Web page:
That, along with listening to my body more and abandoning super restrictive diets and a robust supplement routine helped me get back on track. And then, part two of the challenge came! After about two years of trying to gain weight, about half of it finally came back, just as quickly as it left. Just like when I lost the weight, the weight gain was welcome at first, and then it wasn’t anymore. Of course the weight didn’t decide to come back at any old time, it instead came back just a few months before our wedding! If you’ve gotten married, you know that you have to purchase your dress about a year in advance, and commit to a size. You also know that brides are targeted with weight loss ads from the second they get engaged because they absolutely must lose weight so that they can look perfect on the big day. You are going to be looking at the photos for the rest of your life, you know.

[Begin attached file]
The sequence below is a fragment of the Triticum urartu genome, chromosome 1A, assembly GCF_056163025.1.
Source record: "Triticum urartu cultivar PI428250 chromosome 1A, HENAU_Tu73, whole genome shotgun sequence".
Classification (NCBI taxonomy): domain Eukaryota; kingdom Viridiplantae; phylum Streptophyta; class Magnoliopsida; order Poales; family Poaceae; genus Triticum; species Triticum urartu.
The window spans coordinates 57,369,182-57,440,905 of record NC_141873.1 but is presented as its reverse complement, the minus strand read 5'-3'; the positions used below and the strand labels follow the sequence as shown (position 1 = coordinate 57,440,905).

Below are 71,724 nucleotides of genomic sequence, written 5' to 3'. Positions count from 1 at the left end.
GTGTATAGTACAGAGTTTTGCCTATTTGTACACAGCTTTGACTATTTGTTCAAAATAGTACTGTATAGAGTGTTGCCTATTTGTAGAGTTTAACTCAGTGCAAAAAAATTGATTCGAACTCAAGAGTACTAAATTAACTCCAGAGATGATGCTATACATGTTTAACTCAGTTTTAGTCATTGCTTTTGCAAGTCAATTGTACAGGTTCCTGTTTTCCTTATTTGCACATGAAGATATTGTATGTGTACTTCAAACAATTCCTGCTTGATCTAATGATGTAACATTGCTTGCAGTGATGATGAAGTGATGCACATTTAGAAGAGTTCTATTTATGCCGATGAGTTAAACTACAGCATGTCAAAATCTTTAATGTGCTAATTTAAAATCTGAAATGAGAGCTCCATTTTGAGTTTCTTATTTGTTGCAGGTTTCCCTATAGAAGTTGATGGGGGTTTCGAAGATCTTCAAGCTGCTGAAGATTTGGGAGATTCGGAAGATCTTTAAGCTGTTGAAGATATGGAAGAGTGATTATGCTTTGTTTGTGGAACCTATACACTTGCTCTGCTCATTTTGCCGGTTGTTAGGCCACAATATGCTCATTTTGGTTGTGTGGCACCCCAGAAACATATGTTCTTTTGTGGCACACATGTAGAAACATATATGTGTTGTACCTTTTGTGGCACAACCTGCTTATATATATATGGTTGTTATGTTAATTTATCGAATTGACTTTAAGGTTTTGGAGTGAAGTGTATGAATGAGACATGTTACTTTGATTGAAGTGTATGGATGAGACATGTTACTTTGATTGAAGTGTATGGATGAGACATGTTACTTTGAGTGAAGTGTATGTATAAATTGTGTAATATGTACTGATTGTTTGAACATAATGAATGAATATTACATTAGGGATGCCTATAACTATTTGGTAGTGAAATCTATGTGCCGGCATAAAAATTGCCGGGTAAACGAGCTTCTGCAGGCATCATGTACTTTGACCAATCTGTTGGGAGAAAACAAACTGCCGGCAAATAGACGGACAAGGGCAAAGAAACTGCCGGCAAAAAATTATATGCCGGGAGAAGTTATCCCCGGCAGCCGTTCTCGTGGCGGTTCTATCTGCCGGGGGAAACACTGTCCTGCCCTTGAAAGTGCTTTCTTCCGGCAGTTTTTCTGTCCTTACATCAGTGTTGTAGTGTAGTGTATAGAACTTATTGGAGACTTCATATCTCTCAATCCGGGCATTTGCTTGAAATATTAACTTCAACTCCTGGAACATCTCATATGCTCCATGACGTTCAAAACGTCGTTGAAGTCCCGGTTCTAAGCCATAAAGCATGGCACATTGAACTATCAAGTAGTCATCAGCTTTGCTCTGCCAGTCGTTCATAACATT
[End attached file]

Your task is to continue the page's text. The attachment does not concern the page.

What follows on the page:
My thoughts on the wedding diet industry could be a whole other post, but gaining the weight back was psychologically hard on me in a way I didn’t expect. I thought that I was over all of the insecurity and body image issues, after all I had worked so hard to start loving my body, but as the scale continued going up, up, up they all came rushing back. I went in for my wedding dress fitting, got the dress taken out, went back a week later, and it wouldn’t zip. After being taken out! So I stood there trying not to cry as my (super awesome) seamstress ripped into the gown to let it out as far as it would go while my mom tried to talk me down. It wasn’t easy. Of course, now, I look at our wedding photos and wonder what the heck I was so upset about, because all I see is that I am happy, and I am healthy.